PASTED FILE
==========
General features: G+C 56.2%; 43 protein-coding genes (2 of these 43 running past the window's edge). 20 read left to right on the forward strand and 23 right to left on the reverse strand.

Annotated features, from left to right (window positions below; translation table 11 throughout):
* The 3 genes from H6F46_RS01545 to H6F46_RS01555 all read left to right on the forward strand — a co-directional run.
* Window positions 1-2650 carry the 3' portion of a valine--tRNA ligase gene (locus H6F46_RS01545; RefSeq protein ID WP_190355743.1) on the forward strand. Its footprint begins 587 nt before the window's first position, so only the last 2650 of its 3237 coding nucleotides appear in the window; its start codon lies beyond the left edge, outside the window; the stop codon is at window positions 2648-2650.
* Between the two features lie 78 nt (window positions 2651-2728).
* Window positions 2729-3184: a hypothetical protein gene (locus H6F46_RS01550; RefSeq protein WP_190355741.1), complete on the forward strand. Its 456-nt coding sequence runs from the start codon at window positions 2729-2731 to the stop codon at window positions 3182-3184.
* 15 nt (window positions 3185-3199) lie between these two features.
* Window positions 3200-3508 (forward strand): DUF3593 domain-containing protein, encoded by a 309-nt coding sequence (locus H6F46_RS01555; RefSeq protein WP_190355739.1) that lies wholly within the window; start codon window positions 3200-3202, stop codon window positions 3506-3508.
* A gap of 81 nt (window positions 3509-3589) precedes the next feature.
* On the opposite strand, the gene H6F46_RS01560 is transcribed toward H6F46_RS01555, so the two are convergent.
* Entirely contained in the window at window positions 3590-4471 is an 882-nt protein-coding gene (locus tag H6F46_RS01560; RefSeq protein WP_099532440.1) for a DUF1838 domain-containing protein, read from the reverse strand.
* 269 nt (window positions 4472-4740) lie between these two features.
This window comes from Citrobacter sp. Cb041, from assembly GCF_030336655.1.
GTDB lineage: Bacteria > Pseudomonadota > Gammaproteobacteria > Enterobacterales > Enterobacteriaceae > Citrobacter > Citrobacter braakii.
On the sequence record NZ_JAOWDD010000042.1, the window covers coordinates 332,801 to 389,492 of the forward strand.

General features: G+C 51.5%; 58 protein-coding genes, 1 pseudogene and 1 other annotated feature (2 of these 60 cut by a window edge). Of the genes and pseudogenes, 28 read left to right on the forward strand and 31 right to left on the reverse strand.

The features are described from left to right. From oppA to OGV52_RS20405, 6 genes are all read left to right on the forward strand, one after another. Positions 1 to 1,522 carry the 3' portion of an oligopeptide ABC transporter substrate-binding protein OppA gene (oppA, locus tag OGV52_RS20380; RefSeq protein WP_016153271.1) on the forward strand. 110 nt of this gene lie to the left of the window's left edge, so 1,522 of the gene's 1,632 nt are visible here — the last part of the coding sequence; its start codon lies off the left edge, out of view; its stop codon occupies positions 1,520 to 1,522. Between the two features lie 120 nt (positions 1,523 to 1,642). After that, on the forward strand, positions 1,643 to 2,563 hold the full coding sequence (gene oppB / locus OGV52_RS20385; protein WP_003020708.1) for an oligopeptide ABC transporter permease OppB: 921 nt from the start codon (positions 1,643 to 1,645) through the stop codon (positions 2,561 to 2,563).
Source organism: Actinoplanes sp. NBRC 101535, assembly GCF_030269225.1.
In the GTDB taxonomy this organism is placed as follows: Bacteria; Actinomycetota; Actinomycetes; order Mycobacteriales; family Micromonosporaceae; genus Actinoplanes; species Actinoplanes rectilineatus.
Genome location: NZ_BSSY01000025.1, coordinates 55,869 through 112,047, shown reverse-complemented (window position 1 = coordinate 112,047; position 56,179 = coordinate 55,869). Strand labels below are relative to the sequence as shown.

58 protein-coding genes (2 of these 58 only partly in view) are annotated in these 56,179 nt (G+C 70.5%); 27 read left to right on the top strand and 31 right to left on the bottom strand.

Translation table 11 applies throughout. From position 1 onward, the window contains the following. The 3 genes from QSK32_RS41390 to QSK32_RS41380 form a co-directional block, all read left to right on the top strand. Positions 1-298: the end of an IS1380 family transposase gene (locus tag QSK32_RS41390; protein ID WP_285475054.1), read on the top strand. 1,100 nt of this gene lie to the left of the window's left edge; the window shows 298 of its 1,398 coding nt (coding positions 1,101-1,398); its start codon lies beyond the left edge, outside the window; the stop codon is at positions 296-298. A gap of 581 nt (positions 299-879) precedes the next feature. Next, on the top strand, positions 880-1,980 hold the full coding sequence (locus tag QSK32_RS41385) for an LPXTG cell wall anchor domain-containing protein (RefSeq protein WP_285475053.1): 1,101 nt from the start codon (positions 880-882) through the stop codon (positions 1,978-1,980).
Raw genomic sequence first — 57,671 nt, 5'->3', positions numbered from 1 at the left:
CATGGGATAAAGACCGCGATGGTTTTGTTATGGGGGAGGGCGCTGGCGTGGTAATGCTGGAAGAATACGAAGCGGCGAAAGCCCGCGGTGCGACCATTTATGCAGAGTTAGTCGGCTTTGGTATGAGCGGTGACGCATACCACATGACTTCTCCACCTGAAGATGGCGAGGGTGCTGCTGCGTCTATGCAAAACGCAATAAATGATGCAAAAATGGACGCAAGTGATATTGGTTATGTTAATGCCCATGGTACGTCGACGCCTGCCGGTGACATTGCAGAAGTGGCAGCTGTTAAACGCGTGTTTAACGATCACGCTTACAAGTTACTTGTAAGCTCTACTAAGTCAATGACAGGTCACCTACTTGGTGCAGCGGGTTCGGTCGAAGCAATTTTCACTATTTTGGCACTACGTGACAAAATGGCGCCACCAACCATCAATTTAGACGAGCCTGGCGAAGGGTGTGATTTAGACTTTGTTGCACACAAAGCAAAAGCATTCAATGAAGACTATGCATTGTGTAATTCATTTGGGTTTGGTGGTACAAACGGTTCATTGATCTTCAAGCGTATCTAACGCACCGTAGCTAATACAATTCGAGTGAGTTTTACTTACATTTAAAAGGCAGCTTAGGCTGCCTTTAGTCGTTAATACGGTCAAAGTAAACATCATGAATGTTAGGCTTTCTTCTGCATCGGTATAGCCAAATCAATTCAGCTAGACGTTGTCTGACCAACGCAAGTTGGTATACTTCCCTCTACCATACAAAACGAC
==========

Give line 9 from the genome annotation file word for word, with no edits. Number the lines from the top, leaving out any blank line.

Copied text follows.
* A gap of 81 nt (window positions 3509-3589) precedes the next feature.